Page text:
This weeks video is all about Curves and I want to walk through some functionality in this blog post too. To skip ahead and look at the Photoshop Curves video straight away, simply hit play on this:

https://youtu.be/XGi05VaMJsE

Let’s look at curves in general.

What are Curves in Photoshop?

“Curves” is literally just an adjustment that you can apply to an image. Think of when you adjust the exposure, the white balance and other basic bits and pieces, Curves is like that, but on steroids. It allows you to have minute control over pixel brightness and colour in one powerhouse of a panel.

When you apply curves, you can do it globally (destructively), or sensitively (non-destructively. When you apply curves non-destructively, you use what’s called an Adjustment Layer. This little helper splits out the adjustment from the actual image, allowing you to control where and how it impacts the image itself using masks and blend modes. If this is a foreign language, that’s ok – check out this handy resource here.

How to get a Curves adjustment layer

To get a curves adjustment layer you need an image open in Photoshop and you need to be able to see the Layers panel. If you can’t see the Layers panel, go Window -> Layers.

At the bottom of this panel is an adjustment layer icon – it’s a circle cut in half. Click on that and then select Curves from the list.

Et voila, you have a curves adjustment layer.

Anatomy of Curves

Don’t be scared of the Curves module itself. I’m going to pop a diagram that is nicely annotated to identify the different parts. You’ll use different parts of the module to apply specific adjustments which we’ll cover some of further down this post.

Common Curves adjustments

Close the whites gap (aka, the Levels Bump)

This use of curves actually directly replaces levels. We use the ability to close the gaps between the black and the whites to finish an image off at the correct contrast and exposure for viewing or awards.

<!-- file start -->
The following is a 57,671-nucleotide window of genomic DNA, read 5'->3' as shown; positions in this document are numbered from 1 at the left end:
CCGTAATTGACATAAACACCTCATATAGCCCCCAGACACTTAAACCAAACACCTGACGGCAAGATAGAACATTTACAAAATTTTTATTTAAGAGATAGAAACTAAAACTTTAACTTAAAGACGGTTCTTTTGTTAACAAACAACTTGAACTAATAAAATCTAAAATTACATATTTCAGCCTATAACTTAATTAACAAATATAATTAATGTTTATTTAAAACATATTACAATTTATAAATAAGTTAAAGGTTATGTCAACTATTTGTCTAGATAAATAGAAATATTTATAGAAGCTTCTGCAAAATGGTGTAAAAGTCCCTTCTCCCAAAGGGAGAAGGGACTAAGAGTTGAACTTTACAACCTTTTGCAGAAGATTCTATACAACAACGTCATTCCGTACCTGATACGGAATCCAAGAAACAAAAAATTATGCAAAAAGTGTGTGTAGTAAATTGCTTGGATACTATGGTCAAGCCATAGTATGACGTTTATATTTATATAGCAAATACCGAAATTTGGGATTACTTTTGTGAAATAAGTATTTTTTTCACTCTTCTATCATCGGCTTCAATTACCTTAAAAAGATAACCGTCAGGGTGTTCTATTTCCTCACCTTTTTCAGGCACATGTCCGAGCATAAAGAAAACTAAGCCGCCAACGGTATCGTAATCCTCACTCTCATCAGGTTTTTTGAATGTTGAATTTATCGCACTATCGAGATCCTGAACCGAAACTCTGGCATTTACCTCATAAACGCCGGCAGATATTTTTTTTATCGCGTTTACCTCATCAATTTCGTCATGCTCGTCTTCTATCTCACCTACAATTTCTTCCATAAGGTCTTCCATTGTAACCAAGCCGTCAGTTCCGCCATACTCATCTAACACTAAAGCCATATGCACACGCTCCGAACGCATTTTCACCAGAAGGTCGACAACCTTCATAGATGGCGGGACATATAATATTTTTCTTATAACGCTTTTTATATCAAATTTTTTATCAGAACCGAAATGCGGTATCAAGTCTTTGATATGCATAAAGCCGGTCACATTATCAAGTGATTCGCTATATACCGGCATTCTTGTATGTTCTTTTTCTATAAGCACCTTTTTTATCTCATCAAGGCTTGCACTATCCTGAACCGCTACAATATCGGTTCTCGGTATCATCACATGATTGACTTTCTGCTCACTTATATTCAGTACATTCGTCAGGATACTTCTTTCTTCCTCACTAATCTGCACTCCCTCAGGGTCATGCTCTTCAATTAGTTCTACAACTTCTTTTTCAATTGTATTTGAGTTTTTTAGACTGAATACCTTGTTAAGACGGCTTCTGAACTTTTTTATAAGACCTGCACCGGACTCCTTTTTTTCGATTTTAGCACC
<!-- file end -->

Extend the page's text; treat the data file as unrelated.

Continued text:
TIP: Hold down option / alt to see the areas of clipping at the same time as dragging the bottom pins inwards.

Increase exposure

Probably the most common use of curves. To increase the exposure, just grab the middle of the bendy line and pull upwards, left, or both.

Decrease exposure

The exact opposite of the curve shape above, this reduces the exposure of the image.

Flatten whites

Useful in certain situations, usually with the assistance of masks for spot treatment, this adjustment relies on you pulling the far right pin at the top of the bendy line downwards.

Flatten / Matte blacks

The exact opposite of the adjustment above, you need to grab the bottom right end of the bendy line and lift upwards.

Contrast Curve

One to know, learn, practice, use. This curve is a staple in many circles. All we’re doing is pulling down the shadows and lifting up the highlights. The result is a pop of contrast.

Decontrast Curve

Again, the exact opposite of the curve above, this time to reduce contrast. We lift the shadows and drop the highlights.

White balance (on a neutral area!)

For this one, you need to grab the middle pin on the left-hand side of the curves module and click once on an area in the image that should be middle grey (or white, or black, or whatever – no colour).

Selectively alter areas

Bascially, for this one you just open curves, grab the little hand icon and click and drag, up or down, on areas you want to alter. Only that section of the curve will be altered.

Colour tone

This curve is variable but I like to use the little hand to get a specific tone on my channels. The most common for me is the blue channel, where I lift the bendy line in the shadows (adding blue to the shadows) and pull the bendy line down in the highlights (removing blue, and therefore adding yellow, to the highlights).

You can go to town with this, so have fun and experiment!

Matte style

One I felt best included in here. Lots of photographers, specifically lifestyle, wedding and some portrait photographer people, like a matte look on their images. By applying a curve similar to the one seen below (note the far side pins too!), you can matte your images with uber precise control.

That’s all for this week!

If this post made you feel more confident with Curves, please consider sharing it with others ☺️